Trichomoniasis is the urethra’s and vagina’s sexually transmitted disease resulted from a single-celled organism with a whiplike tail, called trichomonas vaginalis. Although, the Trichomoniasisbacterium may infect the genitourinary tract of either women or men, symptoms are most likely to appear in women. Appr. 20% of females have vagina trichomoniasis during reproductive years.

In males, trichomonas vaginalis infects the bladder, prostate, and urethra, but symptoms occur very rarely. In certain populations, trichomonas can account for 5 to 10% of all nongonococcal urethritis cases. Such bacteria is more hard to detect in males than in females. In females, the Trichomoniasis usually begins with a frothy, greenish-yellow vaginal discharges. In some females, the discharge can be slight. The vulva can be sore and irritated, and sexual intercourses can be painful. In severe Trichomoniasis, the vulva and its surrounding skin can be inflamed and the labia may be swollen. Urination pain or urination frequency can happen, resembling the bladder infection symptoms.

Males, who have Trichomoniasis, usually experience no symptoms, but may infect their sex partner. Some males have a pus-like or temporary frothy urethra discharges, and require the need to urinate frequently and urination may be painful. Such symptoms usually happen early in the morning. The urethra can be slightly irritated and, sometimes, moisture appears at the penis’ opening. Epididymis infection, resulting in the testes pain, happens rarely. The prostate also can be infected, but the Trichomonas role is unclear. Such infections are the only known as trichomoniasis complications in males. In females, trichomoniasis diagnosis is made within minutes by testing vaginal secretions sample. In males, penis’ ends secretions must be taken before urination, in the morning.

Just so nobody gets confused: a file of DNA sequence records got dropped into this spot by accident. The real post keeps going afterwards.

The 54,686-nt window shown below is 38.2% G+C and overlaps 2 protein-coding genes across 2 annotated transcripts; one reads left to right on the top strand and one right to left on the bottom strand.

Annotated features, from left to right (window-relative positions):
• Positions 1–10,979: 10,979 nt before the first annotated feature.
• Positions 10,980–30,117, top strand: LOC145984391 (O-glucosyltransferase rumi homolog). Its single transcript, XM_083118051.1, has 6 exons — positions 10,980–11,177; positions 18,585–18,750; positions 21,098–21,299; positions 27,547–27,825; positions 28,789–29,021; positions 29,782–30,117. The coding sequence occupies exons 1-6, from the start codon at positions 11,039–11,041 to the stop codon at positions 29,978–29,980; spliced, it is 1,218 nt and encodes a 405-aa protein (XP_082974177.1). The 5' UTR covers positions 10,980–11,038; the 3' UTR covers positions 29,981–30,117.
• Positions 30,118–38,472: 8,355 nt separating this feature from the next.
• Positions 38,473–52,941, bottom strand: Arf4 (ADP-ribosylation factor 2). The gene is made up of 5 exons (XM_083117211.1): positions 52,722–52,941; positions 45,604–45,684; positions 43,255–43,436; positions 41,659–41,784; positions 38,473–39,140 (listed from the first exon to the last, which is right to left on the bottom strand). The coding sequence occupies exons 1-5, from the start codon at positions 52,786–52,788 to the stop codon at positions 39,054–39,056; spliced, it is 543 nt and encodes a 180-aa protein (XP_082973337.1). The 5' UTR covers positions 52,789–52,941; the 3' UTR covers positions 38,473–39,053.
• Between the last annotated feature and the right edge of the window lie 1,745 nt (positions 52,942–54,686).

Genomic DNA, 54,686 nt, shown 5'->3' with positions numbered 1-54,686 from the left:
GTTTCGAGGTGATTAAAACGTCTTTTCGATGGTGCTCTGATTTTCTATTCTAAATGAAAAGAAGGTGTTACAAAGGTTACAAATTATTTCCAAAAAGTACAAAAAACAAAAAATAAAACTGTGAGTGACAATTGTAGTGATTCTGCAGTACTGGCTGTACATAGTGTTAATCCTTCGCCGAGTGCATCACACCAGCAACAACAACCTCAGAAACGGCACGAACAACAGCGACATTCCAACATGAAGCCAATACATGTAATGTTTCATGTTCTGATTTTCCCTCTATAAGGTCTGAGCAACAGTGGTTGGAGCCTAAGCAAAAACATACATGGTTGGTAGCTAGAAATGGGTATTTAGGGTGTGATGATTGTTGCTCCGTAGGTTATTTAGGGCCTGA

Such secretions are tested under a microscope, and the secretions sample is cultured. The urine culture can help as well, because, it is more likely to find trichomonas missed by microscopic testing. Prescription of a single dose of metronidazole cures up to 95% of affected females, and their partners are treated simultaneously. Males are generally treated for 7 days.

Alcohol should be avoided during the treatment, because skin flushes and nausea may occur as a result. Metronidazole should be avoided during the pregnancy.

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